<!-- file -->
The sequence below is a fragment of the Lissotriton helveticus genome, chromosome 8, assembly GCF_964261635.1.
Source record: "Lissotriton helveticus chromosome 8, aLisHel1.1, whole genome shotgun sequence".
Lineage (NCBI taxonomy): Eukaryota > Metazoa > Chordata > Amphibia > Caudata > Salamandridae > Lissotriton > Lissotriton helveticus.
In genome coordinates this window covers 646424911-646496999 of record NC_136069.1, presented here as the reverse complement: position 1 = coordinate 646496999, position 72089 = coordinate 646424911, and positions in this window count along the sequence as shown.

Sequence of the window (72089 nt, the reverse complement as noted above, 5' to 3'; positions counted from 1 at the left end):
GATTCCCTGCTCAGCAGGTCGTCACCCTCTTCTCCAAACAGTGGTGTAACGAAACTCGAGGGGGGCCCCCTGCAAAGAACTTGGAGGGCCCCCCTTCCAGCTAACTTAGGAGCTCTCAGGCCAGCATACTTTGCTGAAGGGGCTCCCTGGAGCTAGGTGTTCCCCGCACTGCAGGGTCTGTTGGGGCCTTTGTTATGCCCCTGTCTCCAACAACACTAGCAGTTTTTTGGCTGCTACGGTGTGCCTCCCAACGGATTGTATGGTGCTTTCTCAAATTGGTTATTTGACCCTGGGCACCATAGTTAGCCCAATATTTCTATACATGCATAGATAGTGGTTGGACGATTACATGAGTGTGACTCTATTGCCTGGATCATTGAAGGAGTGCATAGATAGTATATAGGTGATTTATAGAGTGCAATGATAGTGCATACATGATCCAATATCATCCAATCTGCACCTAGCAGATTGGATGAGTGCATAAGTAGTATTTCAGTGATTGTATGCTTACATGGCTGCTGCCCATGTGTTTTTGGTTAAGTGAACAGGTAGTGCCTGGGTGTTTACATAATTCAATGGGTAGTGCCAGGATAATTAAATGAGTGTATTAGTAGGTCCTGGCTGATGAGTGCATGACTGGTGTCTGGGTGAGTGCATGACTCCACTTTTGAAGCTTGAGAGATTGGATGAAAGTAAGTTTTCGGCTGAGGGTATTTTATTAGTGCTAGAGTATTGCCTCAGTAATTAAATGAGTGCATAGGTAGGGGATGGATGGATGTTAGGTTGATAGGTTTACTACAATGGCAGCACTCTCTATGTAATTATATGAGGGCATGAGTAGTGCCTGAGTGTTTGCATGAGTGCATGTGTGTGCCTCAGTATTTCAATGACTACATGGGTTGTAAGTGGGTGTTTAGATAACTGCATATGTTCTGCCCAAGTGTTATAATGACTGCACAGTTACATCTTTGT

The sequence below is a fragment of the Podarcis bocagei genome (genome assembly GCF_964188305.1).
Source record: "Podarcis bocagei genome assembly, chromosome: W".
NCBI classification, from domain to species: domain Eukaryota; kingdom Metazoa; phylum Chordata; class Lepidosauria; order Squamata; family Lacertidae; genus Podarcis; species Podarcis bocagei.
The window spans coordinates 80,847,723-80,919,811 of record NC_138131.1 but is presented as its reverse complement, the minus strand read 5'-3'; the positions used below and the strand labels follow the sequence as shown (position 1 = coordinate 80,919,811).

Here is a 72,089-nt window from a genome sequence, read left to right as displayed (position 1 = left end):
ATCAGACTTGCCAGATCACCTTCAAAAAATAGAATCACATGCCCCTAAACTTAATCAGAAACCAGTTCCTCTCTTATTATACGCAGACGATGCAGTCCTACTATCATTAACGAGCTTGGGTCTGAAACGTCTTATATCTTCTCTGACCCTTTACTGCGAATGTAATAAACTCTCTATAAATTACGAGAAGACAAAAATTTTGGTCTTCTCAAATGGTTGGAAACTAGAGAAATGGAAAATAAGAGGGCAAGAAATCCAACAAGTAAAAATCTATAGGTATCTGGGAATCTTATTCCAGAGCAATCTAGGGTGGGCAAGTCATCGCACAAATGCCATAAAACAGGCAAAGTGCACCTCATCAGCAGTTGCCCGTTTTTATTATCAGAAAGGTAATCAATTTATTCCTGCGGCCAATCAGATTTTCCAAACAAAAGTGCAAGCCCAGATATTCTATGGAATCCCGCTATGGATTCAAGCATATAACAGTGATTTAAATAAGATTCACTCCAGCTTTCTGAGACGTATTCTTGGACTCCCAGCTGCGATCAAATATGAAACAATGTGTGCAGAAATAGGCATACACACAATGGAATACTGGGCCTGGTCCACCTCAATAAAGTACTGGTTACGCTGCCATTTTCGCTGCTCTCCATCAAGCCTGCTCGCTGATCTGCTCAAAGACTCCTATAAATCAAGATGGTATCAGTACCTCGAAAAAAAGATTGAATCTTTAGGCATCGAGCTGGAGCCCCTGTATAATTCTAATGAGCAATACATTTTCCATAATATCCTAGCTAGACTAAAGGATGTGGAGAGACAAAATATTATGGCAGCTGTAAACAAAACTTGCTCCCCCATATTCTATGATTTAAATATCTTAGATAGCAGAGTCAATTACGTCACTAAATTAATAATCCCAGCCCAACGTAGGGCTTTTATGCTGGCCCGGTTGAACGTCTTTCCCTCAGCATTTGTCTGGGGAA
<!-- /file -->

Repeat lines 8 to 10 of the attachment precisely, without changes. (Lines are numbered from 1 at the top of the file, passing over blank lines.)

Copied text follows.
Source record: "Podarcis bocagei genome assembly, chromosome: W".
NCBI classification, from domain to species: domain Eukaryota; kingdom Metazoa; phylum Chordata; class Lepidosauria; order Squamata; family Lacertidae; genus Podarcis; species Podarcis bocagei.
The window spans coordinates 80,847,723-80,919,811 of record NC_138131.1 but is presented as its reverse complement, the minus strand read 5'-3'; the positions used below and the strand labels follow the sequence as shown (position 1 = coordinate 80,919,811).